Association of Particulate Matter with Autoimmune Rheumatic Diseases among Adults in South Korea.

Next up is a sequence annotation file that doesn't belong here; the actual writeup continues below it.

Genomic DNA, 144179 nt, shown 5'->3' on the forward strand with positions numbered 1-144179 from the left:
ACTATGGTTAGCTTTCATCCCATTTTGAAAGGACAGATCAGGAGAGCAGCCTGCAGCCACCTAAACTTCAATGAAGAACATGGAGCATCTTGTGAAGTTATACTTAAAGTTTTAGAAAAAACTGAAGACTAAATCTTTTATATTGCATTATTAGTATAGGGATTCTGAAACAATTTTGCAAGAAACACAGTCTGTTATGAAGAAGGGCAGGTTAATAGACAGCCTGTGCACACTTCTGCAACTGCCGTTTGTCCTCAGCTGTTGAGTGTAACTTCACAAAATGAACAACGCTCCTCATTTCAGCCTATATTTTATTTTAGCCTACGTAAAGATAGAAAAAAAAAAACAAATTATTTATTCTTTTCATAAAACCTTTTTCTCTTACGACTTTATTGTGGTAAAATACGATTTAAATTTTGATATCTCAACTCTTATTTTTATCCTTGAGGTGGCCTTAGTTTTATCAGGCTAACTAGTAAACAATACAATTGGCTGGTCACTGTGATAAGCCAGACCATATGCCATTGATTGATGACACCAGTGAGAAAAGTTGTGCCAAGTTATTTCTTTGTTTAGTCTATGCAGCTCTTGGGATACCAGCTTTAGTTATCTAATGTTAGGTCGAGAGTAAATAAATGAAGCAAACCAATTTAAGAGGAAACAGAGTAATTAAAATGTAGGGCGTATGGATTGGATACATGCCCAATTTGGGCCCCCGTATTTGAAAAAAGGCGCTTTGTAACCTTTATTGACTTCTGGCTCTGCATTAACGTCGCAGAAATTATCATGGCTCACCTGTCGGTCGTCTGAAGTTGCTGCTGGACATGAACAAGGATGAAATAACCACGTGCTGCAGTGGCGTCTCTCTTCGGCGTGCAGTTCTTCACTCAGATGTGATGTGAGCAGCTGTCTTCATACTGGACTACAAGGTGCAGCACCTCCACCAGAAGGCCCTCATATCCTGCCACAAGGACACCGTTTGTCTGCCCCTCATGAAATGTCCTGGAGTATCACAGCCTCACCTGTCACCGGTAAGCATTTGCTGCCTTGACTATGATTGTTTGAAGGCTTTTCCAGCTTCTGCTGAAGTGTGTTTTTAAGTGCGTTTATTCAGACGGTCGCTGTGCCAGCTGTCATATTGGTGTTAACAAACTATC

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The primary objective is to investigate adverse effects of ambient particulate matter (PM) in various size on the incidence of prevalent autoimmune rheumatic diseases (AIRDs): Rheumatoid Arthritis (RA), Ankylosing Spondylitis (AS), and Systemic Lupus Erythematosus (SLE).We investigated 230,034 participants in three metropolitan cities of South Korea from the National Health Insurance Service-National Sample Cohort (NHIS-NSC). Starting from January 2010, subjects were followed up until the first event of prevalent AIRDs, death, or December 2013. 2008-2009 respective averages of PM2.5 (< 2.5μm) and PMcoarse (2.5μm to 10μm) were linked with participants' administrative district codes. Adjusted hazard ratios (aHRs) and 95% confidence intervals (CIs) were estimated using Cox regression analysis in one- and two-pollutant model.Adjusted for age, sex, region, and household income in two-pollutant model, RA incidence was positively associated with 10μg/m³ increment of PM2.5 (aHR = 1.74, 95% CI: 1.06-2.86), but not with PMcoarse (aHR = 1.27, 95% CI: 0.87-1.85). In one-pollutant model, an elevated incidence rate of RA was slightly attenuated (PM2.5 aHR = 1.61, 95% CI: 0.99-2.61; PMcoarse aHR = 1.13, 95% CI: 0.80-1.61), with marginal statistical significance of PM2.5. RA incidence was also higher in 4th quartile group of PM2.5 compared to 1st quartile group (aHR = 1.83, 95% CI: 1.07-3.11). No adverse effects of PM were found on AS or SLE in one- and two-pollutant models.Important components of PM10 associated with RA incidence were fine fractions (PM2.5), while no positive association was found between PM and AS or SLE.


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